The Southwestern Historical Quarterly, Volume 40, July 1936 - April, 1937 Page: 42
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Southwestern Historical Quarterly
President to Secretary State
January 25, 1844
The Honorable Anson Jones will make a contract with General
Mercer, and such others as he may desire. The terms will be 5 yr.
to complete it in, at least 100 families to be introduced each year.
The alternate sections may be taken whenever the contractor or
company may think proper by paying to the government 12 dollars
for each section in par funds and one dollar in Government
liability per each acre of the alternate section. This you will please
to have attended to as soon as convenient.
Your obt. servt
Provision in the contract for the sale of alternate sections was
consistent with the government's policy of "anticipating revenue"
and "with the severe economy and retrenchment of Houston's
second term, 1841-1844," which had put the finances in much
While the immediate purpose back of the empresario contracts
immediately following the law of February 4, 1841, appears to
have been the settlement of the "wild lands" of the frontier,
President Houston negotiated the Mercer Colony Contract at a
time when Indian dangers and Mexican invasion were not as
threatening as they had been, but at a time when the Republic
was struggling to establish financial security. It was a time
when Britain was urging abolition and Texan independence; when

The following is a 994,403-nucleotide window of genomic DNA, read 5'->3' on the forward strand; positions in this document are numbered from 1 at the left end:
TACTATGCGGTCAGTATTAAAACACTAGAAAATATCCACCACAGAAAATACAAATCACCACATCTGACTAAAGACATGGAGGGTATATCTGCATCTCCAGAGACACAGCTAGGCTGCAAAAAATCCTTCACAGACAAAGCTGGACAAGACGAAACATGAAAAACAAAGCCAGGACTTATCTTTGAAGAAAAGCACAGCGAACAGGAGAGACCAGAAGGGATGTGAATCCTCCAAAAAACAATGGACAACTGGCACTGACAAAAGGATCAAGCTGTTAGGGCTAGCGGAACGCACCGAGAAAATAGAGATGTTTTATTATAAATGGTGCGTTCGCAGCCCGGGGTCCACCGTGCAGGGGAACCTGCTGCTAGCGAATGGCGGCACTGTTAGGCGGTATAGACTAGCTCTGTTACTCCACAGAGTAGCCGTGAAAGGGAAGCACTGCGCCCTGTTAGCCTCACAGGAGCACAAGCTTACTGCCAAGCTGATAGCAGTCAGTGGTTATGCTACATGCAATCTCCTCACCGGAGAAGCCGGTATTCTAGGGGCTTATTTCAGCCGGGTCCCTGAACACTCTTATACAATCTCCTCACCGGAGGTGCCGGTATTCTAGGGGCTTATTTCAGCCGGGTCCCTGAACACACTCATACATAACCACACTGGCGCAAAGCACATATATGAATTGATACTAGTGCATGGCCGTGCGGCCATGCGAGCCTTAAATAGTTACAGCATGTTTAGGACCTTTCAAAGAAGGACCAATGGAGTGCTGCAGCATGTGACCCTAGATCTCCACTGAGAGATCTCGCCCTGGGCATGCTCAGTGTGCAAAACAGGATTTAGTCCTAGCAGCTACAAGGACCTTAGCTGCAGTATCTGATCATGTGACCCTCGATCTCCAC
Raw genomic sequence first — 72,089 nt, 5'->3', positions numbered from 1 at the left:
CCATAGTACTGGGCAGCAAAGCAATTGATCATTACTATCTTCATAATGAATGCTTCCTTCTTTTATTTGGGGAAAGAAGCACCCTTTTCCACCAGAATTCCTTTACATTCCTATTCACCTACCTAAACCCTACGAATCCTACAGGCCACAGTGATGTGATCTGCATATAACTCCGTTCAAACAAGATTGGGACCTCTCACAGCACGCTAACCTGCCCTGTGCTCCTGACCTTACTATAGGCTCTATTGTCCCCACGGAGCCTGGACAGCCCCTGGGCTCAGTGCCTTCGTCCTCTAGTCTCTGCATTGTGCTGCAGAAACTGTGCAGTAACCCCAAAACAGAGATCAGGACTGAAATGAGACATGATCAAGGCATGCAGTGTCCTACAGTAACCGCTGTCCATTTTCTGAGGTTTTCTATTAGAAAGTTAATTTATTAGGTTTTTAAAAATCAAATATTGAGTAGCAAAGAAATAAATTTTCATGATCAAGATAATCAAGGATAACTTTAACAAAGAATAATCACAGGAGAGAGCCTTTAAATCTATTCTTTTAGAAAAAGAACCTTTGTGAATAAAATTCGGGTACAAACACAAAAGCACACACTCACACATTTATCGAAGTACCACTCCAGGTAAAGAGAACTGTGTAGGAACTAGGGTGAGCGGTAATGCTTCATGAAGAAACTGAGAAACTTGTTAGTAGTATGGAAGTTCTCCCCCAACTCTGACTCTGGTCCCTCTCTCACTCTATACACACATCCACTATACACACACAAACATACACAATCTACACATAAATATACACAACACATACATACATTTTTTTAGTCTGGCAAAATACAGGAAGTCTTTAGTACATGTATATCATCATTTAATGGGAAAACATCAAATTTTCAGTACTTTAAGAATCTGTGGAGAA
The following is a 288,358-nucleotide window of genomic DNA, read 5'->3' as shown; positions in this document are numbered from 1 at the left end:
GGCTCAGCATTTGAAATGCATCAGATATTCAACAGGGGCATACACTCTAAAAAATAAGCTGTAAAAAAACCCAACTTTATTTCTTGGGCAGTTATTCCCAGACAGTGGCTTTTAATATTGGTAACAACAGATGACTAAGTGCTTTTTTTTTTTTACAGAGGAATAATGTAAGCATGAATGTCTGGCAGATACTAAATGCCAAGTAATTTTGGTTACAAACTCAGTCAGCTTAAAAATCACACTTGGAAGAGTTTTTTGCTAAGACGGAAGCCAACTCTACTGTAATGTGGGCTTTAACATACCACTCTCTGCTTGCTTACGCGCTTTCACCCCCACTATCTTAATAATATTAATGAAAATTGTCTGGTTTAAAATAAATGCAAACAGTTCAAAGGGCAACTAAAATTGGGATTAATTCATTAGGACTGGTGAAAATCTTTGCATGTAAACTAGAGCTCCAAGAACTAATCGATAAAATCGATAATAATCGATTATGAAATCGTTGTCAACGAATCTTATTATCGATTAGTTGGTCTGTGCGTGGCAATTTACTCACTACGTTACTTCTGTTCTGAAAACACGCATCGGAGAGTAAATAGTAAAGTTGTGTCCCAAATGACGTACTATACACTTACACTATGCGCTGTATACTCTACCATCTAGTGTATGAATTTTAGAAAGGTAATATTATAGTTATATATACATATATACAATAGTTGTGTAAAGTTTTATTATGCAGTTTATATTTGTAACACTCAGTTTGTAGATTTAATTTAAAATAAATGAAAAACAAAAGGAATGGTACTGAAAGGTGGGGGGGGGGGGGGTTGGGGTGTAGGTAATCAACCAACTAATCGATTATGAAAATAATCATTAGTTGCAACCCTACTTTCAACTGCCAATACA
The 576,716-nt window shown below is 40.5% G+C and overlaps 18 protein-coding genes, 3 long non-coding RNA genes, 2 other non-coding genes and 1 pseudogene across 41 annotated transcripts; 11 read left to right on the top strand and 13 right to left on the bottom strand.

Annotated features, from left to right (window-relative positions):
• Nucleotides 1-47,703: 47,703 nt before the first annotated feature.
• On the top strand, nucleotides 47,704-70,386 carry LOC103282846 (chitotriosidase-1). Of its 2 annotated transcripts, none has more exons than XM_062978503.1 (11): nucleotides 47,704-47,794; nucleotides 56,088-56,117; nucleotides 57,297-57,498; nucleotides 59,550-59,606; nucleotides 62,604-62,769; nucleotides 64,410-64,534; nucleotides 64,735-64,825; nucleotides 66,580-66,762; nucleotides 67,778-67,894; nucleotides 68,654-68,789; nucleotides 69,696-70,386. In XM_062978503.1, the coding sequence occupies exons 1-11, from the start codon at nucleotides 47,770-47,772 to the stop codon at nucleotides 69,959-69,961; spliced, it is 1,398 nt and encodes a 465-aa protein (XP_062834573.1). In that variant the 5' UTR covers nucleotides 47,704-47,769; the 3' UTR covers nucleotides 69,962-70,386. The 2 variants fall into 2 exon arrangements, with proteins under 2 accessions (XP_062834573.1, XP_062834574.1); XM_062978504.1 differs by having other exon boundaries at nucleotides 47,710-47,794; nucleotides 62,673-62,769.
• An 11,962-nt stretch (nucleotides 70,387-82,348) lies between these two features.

Tyler, President of the United States, was proposing annexation;
when a tide of immigrants was streaming in from the United
States; and, to make matters worse, when partisan politics con-
trolled the actions of the Texan Congress.
Mercer's long tenure in the Congress of the United States, his
'"Colonization Papers, 1843-1845. Texas State Library.
"George P. Garrison, Texas, A Contest of Civilizations, 236.
The concern which Lamar and Houston had for the finances of the
republic appeared to be one of the reasons for readopting the old empre-
sario system. The Congress in 1841 believed that the contractor system
might yield revenue. Further, they desired to people the land. Conse-
quently, Texas was widely advertised abroad during which time England
was lending money to Texas.
After opposition to British interest in Texas developed in the United
States, the policy of encouraging immigration from Europe by the Texas
government was resented by some Texans (possibly the recent arrivals).
England was losing the prospects (which she may not have officially had
but which she was trying to secure) of monopolizing Texas cotton and
was losing also the dependence of Texas upon her.
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Texas State Historical Association. The Southwestern Historical Quarterly, Volume 40, July 1936 - April, 1937, periodical, 1937; Austin, Texas. (texashistory.unt.edu/ark:/67531/metapth101099/m1/50/: accessed July 21, 2017), University of North Texas Libraries, The Portal to Texas History, texashistory.unt.edu; crediting Texas State Historical Association.